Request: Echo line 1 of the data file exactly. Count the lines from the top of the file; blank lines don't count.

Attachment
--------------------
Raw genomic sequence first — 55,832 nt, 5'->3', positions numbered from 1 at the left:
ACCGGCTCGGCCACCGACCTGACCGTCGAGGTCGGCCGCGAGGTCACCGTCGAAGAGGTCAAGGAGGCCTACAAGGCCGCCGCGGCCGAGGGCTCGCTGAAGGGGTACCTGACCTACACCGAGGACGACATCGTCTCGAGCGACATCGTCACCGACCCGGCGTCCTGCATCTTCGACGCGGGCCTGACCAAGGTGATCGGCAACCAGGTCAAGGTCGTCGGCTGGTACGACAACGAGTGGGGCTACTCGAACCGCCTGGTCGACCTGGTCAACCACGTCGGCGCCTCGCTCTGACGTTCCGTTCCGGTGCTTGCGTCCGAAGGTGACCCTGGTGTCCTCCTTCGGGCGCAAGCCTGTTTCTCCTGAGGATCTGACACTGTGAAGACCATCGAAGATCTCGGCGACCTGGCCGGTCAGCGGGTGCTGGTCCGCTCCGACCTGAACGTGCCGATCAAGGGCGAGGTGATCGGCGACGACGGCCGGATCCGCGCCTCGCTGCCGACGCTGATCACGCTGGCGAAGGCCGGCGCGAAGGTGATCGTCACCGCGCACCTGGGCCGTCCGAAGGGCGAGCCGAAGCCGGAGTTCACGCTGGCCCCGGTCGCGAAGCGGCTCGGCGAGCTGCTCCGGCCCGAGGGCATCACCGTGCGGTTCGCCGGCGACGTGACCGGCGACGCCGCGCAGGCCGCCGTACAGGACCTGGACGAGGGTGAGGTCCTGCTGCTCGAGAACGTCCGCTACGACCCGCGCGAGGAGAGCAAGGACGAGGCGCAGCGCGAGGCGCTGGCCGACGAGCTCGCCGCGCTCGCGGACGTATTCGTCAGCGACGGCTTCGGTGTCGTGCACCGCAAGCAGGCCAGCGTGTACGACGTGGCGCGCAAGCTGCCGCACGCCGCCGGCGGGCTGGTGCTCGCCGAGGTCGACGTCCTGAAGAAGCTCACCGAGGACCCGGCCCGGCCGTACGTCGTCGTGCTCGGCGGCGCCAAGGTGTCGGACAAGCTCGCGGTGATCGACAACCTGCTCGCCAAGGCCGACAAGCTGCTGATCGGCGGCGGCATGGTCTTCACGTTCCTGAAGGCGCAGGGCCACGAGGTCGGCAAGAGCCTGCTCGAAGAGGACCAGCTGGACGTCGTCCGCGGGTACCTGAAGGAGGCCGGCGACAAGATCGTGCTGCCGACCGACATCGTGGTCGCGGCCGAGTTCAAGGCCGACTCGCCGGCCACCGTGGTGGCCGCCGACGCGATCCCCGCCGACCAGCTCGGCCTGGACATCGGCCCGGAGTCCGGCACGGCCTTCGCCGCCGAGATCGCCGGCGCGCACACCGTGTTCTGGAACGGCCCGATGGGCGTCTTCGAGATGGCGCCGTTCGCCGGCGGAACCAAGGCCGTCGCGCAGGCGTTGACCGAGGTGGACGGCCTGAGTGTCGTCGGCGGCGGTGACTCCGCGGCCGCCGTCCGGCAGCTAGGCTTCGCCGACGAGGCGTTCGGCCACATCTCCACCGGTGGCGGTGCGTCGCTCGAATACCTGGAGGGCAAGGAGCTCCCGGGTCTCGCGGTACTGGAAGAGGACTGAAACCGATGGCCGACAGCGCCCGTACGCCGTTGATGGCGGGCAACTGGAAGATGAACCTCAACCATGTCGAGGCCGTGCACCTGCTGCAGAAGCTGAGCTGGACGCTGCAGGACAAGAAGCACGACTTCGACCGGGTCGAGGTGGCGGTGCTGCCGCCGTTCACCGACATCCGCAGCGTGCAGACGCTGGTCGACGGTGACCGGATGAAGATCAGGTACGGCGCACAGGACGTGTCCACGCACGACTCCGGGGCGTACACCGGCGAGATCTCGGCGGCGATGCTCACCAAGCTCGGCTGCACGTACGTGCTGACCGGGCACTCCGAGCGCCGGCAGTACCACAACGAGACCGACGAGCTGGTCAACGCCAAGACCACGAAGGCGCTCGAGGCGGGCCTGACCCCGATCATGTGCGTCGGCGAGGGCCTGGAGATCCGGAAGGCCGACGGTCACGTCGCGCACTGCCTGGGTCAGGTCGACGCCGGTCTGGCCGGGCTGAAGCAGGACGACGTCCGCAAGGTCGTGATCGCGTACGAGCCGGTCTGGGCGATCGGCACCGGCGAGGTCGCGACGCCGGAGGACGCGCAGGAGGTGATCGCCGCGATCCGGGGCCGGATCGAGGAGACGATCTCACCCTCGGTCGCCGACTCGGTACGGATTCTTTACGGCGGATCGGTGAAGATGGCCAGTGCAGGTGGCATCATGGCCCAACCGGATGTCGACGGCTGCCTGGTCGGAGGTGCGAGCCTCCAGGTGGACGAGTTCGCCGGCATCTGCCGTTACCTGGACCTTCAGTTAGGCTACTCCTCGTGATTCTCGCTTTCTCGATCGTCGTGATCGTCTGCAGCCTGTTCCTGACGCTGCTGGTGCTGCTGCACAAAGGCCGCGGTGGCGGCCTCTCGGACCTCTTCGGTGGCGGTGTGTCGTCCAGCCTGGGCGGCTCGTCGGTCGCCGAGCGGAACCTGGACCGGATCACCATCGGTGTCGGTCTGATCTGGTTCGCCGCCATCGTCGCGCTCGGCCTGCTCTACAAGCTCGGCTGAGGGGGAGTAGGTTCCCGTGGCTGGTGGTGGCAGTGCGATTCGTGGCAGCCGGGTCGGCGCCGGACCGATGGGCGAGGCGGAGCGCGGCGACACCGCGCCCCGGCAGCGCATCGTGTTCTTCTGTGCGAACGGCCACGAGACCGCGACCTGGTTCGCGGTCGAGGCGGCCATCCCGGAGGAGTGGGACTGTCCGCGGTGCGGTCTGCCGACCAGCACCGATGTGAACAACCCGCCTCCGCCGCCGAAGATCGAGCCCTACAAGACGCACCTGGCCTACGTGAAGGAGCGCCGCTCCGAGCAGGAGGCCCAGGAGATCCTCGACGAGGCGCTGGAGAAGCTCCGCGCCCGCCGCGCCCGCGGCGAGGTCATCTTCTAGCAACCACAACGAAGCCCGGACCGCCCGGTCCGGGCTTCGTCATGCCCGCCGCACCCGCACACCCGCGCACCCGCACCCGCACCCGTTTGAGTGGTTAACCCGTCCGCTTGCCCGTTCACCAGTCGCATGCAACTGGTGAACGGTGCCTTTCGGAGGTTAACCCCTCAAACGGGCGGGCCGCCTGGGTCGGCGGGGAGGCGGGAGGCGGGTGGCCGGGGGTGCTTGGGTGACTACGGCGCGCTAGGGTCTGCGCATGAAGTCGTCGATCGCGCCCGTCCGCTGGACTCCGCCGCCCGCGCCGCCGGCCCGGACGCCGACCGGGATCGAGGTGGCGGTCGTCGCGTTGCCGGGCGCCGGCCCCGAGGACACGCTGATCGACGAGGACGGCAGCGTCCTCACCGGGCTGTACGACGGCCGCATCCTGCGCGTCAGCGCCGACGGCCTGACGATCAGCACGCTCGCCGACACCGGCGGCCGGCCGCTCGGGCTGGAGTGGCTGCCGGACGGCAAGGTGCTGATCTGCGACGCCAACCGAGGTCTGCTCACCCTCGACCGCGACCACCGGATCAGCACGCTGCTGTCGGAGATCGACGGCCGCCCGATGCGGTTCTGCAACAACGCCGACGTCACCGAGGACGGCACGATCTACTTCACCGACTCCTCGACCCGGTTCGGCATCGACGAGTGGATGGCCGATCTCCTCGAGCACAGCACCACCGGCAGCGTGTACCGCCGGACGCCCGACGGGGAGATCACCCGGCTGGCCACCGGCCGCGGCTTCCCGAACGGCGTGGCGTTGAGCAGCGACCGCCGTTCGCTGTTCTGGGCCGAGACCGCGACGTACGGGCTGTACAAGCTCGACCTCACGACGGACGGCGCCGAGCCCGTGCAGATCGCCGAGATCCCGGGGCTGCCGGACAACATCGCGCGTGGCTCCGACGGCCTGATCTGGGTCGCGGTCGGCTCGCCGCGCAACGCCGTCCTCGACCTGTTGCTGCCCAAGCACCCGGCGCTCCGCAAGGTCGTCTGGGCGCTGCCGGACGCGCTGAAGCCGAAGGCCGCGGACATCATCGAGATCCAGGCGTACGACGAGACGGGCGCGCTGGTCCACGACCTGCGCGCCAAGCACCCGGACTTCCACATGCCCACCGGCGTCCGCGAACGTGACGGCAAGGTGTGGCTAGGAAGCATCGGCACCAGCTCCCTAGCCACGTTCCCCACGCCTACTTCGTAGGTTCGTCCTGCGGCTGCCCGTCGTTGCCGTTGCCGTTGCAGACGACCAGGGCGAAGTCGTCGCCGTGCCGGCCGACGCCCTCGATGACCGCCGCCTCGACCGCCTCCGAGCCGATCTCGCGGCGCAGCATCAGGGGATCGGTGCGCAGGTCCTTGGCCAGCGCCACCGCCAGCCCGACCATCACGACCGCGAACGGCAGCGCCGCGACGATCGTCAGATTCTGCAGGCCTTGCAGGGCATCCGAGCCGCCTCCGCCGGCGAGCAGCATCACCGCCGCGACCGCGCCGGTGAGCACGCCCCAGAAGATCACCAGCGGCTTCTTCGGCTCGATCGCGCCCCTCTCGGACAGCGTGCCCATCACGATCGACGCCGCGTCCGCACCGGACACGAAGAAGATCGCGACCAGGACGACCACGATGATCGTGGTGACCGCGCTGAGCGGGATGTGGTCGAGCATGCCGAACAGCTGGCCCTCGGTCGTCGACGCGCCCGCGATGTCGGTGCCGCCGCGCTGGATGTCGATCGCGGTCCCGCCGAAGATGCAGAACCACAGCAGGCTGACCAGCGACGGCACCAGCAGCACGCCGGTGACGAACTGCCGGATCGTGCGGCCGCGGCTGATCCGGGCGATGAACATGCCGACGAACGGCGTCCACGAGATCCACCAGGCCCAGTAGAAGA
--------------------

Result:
Raw genomic sequence first — 55,832 nt, 5'->3', positions numbered from 1 at the left: